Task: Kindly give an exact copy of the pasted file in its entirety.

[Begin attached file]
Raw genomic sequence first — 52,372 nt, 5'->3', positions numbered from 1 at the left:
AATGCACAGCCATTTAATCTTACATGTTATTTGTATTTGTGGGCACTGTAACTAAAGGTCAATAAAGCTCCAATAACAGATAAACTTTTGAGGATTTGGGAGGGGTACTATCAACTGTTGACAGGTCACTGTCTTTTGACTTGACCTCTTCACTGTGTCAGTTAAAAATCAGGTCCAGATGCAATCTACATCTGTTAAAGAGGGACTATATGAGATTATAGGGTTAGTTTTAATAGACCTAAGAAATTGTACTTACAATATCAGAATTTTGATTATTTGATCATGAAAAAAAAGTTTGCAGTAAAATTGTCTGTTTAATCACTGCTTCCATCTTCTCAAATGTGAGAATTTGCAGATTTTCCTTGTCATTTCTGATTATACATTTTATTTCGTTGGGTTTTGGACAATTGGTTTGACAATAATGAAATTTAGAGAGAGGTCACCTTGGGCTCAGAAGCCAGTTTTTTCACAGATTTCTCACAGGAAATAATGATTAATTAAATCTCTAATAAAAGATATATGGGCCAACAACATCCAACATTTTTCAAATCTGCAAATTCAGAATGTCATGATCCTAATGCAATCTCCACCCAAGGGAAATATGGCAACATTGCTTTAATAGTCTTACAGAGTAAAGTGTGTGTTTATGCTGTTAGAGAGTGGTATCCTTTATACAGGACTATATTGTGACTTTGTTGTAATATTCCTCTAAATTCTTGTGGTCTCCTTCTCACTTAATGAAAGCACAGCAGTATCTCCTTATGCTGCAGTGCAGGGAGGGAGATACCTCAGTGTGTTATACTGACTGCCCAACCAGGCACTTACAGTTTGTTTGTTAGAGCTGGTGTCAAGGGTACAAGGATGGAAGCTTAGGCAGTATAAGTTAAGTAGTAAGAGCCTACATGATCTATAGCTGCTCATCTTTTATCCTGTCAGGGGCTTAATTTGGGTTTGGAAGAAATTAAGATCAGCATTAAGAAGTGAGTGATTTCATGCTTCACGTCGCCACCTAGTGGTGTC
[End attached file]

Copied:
Raw genomic sequence first — 52,372 nt, 5'->3', positions numbered from 1 at the left:
AATGCACAGCCATTTAATCTTACATGTTATTTGTATTTGTGGGCACTGTAACTAAAGGTCAATAAAGCTCCAATAACAGATAAACTTTTGAGGATTTGGGAGGGGTACTATCAACTGTTGACAGGTCACTGTCTTTTGACTTGACCTCTTCACTGTGTCAGTTAAAAATCAGGTCCAGATGCAATCTACATCTGTTAAAGAGGGACTATATGAGATTATAGGGTTAGTTTTAATAGACCTAAGAAATTGTACTTACAATATCAGAATTTTGATTATTTGATCATGAAAAAAAAGTTTGCAGTAAAATTGTCTGTTTAATCACTGCTTCCATCTTCTCAAATGTGAGAATTTGCAGATTTTCCTTGTCATTTCTGATTATACATTTTATTTCGTTGGGTTTTGGACAATTGGTTTGACAATAATGAAATTTAGAGAGAGGTCACCTTGGGCTCAGAAGCCAGTTTTTTCACAGATTTCTCACAGGAAATAATGATTAATTAAATCTCTAATAAAAGATATATGGGCCAACAACATCCAACATTTTTCAAATCTGCAAATTCAGAATGTCATGATCCTAATGCAATCTCCACCCAAGGGAAATATGGCAACATTGCTTTAATAGTCTTACAGAGTAAAGTGTGTGTTTATGCTGTTAGAGAGTGGTATCCTTTATACAGGACTATATTGTGACTTTGTTGTAATATTCCTCTAAATTCTTGTGGTCTCCTTCTCACTTAATGAAAGCACAGCAGTATCTCCTTATGCTGCAGTGCAGGGAGGGAGATACCTCAGTGTGTTATACTGACTGCCCAACCAGGCACTTACAGTTTGTTTGTTAGAGCTGGTGTCAAGGGTACAAGGATGGAAGCTTAGGCAGTATAAGTTAAGTAGTAAGAGCCTACATGATCTATAGCTGCTCATCTTTTATCCTGTCAGGGGCTTAATTTGGGTTTGGAAGAAATTAAGATCAGCATTAAGAAGTGAGTGATTTCATGCTTCACGTCGCCACCTAGTGGTGTC